CINCINNATI — Zac Taylor preached throughout his first press conference as Cincinnati Bengals head coach about the need to build a culture around accountability and character, so he knew how it looked when the team announced Thursday he had hired Jim Turner as his offensive line coach.
Despite a cloud of controversy hanging over Turner’s past, Taylor said he was confident he made the right decision.
Turner, 54, was fired from the Miami Dolphins after his second season in 2013 for participating in a bullying scandal involving offensive linemen Jonathan Martin and Richie Incognito. He also served a three-week suspension at the beginning of a third stint at Texas A&M in 2016 for showing offensive PowerPoint slides during a football clinic for women.
“Well, I think everyone gets caught in some situations sometimes that they wish they would do differently, but again, I know those situations inside and out, and I feel very comfortable bringing Jim in here and all the other guys we’re bringing in,” he said. “And I think once you guys get a chance to meet these guys, Jim included, you guys will feel very comfortable with the decision to bring them in here.”
Taylor was on staff with Turner in Miami from 2012-13 and the two previously worked together at Texas A&M from 2008-11. The new Bengals head coach also had hired Turner to join him at the University of Cincinnati in 2016 when Taylor was offensive coordinator, which was Turner’s first coaching job since the Miami incident, but Turner left for A&M after two weeks and the incident that led to his suspension occurred that summer. The Aggies kept him on board right up until his decision to leave for Cincinnati.
Taylor didn’t even need to be asked about Turner’s past before he began defending the decision to hire him.
“I know the man, and I know he’s a great person, great human, and so, somebody I trust,” Taylor said. “We talked about culture and bringing the right people in this building, and I would never do anything that would tarnish the reputation of the Brown family and the Bengals organization if I didn’t believe in the person and know the person inside and out. … Football coaching aside, I like the person and I know the person.
“I anticipated something like this and felt very comfortable,” he added. “Maybe if I didn’t know someone who had been through those situations, but I know it, and I know him, and I know what he’s all about and I feel very comfortable. I know that this is the right decision.”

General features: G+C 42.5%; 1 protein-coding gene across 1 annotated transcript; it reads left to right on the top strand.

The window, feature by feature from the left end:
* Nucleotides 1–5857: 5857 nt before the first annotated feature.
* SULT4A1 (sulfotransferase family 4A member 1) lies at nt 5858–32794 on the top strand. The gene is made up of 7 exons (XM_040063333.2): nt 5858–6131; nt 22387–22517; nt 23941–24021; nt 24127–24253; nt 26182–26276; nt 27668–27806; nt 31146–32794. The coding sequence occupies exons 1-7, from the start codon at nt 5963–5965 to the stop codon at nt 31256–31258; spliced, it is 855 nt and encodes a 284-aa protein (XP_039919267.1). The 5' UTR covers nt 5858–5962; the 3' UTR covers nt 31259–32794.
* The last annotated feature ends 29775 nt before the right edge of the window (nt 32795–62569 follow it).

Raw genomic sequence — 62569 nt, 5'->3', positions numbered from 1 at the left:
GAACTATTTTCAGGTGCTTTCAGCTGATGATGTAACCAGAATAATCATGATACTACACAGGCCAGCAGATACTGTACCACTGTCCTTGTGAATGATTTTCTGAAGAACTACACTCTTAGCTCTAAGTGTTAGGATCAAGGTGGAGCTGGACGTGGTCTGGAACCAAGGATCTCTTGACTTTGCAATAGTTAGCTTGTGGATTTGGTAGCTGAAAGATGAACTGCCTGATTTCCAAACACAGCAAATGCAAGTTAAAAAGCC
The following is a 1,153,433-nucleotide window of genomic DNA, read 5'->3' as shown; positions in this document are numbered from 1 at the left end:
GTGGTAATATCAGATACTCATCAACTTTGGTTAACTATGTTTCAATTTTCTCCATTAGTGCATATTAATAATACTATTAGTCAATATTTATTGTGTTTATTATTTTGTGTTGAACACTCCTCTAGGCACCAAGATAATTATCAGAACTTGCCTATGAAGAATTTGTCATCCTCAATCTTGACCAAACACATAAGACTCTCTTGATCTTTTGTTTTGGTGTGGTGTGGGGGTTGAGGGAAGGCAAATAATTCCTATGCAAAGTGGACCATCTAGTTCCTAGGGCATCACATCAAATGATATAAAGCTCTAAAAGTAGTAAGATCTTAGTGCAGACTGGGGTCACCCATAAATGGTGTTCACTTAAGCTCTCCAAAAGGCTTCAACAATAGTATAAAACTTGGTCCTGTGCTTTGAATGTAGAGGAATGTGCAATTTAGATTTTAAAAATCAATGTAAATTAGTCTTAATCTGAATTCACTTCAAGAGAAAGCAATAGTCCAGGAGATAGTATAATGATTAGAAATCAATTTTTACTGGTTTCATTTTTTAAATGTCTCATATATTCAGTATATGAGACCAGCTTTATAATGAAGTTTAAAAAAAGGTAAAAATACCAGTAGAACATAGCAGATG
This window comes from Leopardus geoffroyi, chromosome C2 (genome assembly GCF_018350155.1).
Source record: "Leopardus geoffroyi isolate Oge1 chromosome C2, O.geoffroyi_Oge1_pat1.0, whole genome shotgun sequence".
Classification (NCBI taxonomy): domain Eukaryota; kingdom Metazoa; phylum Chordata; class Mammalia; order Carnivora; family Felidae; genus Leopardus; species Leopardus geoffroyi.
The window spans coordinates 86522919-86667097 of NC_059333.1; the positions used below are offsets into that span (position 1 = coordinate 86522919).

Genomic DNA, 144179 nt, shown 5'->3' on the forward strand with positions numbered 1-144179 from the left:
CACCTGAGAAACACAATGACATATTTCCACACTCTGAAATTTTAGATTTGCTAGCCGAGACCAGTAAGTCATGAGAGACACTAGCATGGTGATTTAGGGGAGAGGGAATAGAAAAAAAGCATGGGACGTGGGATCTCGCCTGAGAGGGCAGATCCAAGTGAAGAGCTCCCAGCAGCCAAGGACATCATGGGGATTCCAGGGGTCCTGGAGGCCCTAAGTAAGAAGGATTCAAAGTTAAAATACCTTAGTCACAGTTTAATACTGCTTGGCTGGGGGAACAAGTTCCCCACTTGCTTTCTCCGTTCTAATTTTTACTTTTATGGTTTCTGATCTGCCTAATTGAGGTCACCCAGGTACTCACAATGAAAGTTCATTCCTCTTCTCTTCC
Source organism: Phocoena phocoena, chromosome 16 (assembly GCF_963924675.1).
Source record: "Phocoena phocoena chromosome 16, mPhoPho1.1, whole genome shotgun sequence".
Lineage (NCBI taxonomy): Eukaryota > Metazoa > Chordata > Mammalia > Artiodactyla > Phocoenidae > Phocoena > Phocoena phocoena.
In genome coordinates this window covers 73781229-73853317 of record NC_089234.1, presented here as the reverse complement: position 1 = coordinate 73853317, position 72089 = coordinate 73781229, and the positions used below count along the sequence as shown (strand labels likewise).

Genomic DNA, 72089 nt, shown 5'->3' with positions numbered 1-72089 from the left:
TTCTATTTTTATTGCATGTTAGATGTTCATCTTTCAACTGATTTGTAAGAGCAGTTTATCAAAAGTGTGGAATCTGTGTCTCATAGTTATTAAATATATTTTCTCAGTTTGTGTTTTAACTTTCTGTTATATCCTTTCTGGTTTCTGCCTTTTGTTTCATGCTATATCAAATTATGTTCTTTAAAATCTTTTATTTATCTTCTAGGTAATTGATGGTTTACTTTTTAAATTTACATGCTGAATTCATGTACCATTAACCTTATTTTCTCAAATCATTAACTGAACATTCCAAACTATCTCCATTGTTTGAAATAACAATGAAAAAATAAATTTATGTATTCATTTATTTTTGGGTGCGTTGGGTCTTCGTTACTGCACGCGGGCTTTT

In fact, Turner was at the top of Taylor’s list. He replaces a well-respected line coach in Frank Pollack, who joined Marvin Lewis’ staff during 2018 in an attempt to overhaul the staff beneath him. The offensive line saw improvements under Pollack, and the running game especially showed progress with Joe Mixon leading the AFC in rushing with 1,168 yards, despite missing two games.
In addition to stints with Miami and Texas A&M, Turner has also been offensive line coach at Boston College (2007), assistant head coach (’06) and offensive line coach (’05-06) at the University of Delaware, offensive line coach at Temple University (’03-04), offensive line coach and run game coordinator at Harvard University (’00-02), offensive line coach at Louisiana Tech University (1999) and defensive line coach (’97-98), running backs coach (’96) and offensive line/tight ends coach (’94-95) at Northeastern University. A 1988 graduate of Boston College, Turner served as an infantry officer in the U.S. Marine Corps from 1990-94.
“I had a good list of people that I felt comfortable with, some that I worked with and some that I didn't,” Taylor said. “Frank was an outstanding coach, and those aren't easy decisions and he was picked up quickly so that shows how good of a coach he was, but there were certainly a number of people I felt comfortable with and Jimmy was No. 1.”
It was important for Taylor to have a past working relationship with his offensive line coach, he said. That won’t necessarily be the case with everyone he hires, but knowing Turner personally made him comfortable with the decision.
In vouching for Turner’s character, Taylor is assuring the Bengals that no incidents will occur under his watch.
“I'm sure he's learned from everything he's been through, but he's a good person and he's about the right things,” Taylor said. “Just like all the other assistant coaches I feel very comfortable with this decision.”